Effective Tour Pages: Trends and ShowcasePublished in Galleries
I was recently working on the tour page for Vandelay Premier and doing some research on other tour pages to gather inspiration. I decided to put this post together because it is a topic that can have a great deal of impact on the success of a web app or web business.
Looking at the analytics data shortly after launching Vandelay Premier it was obvious that the tour page will have an incredibly significant impact on the success of the site. When visitors arrive at a site that they are not familiar with the tour page is very inviting since it promises to help them get acquainted with the site very quickly. Many sites and apps place a link or a button for the tour in a very prominent location, so it provides a very valuable opportunity to sell.
By looking at the trends and examples of well-designed tour pages you can pick up some ideas for use in your own work. Here we will cover some of the most common trends of tour pages and we’ll include a showcase of pages for your own inspiration.
Trends of Tour Pages:
1. Lists of Features and/or Benefits
The most important job of a tour page is to show a visitor why they should care about the site or product, and what it can do for them. Effective tour pages break down the main features, benefits, or selling points in a way that shows visitors how useful it can be to them. The screenshot below shows how Basecamp quickly lists the benefits, and visitors can click on any of them for more information.
2. Numbered Items (Lists)
Lists are useful for making the key points on a tour page easy to read and scan. The purpose of the page is to quickly communicate the main points to visitors, and lists are great for accomplishing this. Wufoo uses a list to display the key features, and visitors can click on an item for more information.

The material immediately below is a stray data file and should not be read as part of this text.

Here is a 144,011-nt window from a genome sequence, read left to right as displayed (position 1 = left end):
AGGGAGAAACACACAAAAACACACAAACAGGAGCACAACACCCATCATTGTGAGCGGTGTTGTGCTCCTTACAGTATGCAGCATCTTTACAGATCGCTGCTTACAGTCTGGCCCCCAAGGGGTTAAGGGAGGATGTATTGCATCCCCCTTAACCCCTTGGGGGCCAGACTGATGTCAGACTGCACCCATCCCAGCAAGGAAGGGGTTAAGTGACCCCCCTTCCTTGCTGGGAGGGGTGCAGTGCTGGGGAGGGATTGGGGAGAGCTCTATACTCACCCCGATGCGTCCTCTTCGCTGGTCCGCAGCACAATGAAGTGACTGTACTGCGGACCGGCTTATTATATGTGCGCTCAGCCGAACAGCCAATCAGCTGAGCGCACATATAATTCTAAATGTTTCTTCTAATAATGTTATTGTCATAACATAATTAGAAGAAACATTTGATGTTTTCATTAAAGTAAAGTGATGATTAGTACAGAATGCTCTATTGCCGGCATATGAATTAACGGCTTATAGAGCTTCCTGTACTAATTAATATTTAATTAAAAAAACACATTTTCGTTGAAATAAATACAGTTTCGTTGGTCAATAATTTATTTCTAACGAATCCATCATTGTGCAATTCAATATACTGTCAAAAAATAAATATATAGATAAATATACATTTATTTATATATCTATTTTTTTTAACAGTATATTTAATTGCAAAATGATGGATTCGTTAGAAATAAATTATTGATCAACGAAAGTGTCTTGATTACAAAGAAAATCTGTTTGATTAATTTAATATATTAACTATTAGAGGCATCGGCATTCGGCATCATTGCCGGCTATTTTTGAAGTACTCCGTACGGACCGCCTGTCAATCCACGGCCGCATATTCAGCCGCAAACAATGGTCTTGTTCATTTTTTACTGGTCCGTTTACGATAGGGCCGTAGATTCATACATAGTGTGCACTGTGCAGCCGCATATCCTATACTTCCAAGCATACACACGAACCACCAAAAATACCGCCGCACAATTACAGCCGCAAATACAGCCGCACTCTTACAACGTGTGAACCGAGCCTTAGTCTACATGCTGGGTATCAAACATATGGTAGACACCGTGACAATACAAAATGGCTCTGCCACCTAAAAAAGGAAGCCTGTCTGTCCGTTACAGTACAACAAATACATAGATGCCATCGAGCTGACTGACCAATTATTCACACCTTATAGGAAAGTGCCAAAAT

Video is also very common for tour pages and can be great for actually showing visitors how an app or a product works. Videos can also do an effective job of helping to connect with the visitor. Business Catalyst includes a number of videos on its tour page to show different features and so visitors can see the system in action.
When video is not being used it can still be helpful to give visitors a visual tour by showing screenshots of the product or app. This is especially common with web apps because it helps to show the visitor exactly they will be using. Ballpark includes multiple large screenshots of the user interface to demonstrate what it can do.
5. Less is More
One of the tricky parts of creating a tour page is including all of the most important information without going too far and overwhelming the visitor. You want to give them enough information to show why they should be interested in the product or app, but providing too much information will probably cause them to leave the site without taking the time to go through it all. Project Bubble does a nice job of getting to the point quickly and wasting nothing.
6. Sign Up Buttons and Calls to Action
The purpose of the tour page is to lead the visitor to take action. That action may be to sign up for a free trial or to make a purchase. Since this is of critical importance it makes sense that it should be clear to visitors what action they should take and it should be as easy as possible. Most tour pages will have sign up buttons, or some other call to action, on the tour page. It may be at the top of the page, sidebar, or below the relevant information provided through the tour. MediaLoot uses a button at the top of the page and a link at the bottom.
7. Unique Template or Design
Tour pages rarely use a sitewide template that is used on other pages throughout the site. In many cases they will have the common header and footer just like every other page, but the sidebar is frequently eliminated or changed to included items specific to the tour. This allows the page to focus strictly on one purpose without other distractions for the visitor. Campaign Monitor‘s feature tour page contains a small sidebar with links to some of the specific features, so visitors who are interested can take the tour in a certain direction.
8. Links to Pricing and Plans
Most web apps offer a few different plans for customers to choose from. Tour pages also often include prominent links to a page where visitors can see the various options that are offered. The top of Bidsketch‘s tour page includes a button that leads to the pricing page.
Showcase of Tour Pages:
For more design inspiration please see: